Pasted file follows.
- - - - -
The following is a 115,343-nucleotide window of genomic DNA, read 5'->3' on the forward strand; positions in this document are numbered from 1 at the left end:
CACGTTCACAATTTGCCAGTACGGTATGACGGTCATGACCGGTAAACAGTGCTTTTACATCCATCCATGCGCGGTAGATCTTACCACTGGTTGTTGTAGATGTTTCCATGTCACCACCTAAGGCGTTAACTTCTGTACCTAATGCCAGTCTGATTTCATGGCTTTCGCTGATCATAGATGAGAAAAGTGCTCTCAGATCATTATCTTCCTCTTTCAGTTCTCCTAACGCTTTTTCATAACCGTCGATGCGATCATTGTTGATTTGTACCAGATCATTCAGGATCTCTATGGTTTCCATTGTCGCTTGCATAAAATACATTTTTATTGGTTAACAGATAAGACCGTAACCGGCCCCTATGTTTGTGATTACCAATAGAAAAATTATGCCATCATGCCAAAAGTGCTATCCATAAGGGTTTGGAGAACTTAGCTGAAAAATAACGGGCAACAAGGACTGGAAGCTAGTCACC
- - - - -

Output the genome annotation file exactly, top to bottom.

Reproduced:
The following is a 115,343-nucleotide window of genomic DNA, read 5'->3' on the forward strand; positions in this document are numbered from 1 at the left end:
CACGTTCACAATTTGCCAGTACGGTATGACGGTCATGACCGGTAAACAGTGCTTTTACATCCATCCATGCGCGGTAGATCTTACCACTGGTTGTTGTAGATGTTTCCATGTCACCACCTAAGGCGTTAACTTCTGTACCTAATGCCAGTCTGATTTCATGGCTTTCGCTGATCATAGATGAGAAAAGTGCTCTCAGATCATTATCTTCCTCTTTCAGTTCTCCTAACGCTTTTTCATAACCGTCGATGCGATCATTGTTGATTTGTACCAGATCATTCAGGATCTCTATGGTTTCCATTGTCGCTTGCATAAAATACATTTTTATTGGTTAACAGATAAGACCGTAACCGGCCCCTATGTTTGTGATTACCAATAGAAAAATTATGCCATCATGCCAAAAGTGCTATCCATAAGGGTTTGGAGAACTTAGCTGAAAAATAACGGGCAACAAGGACTGGAAGCTAGTCACC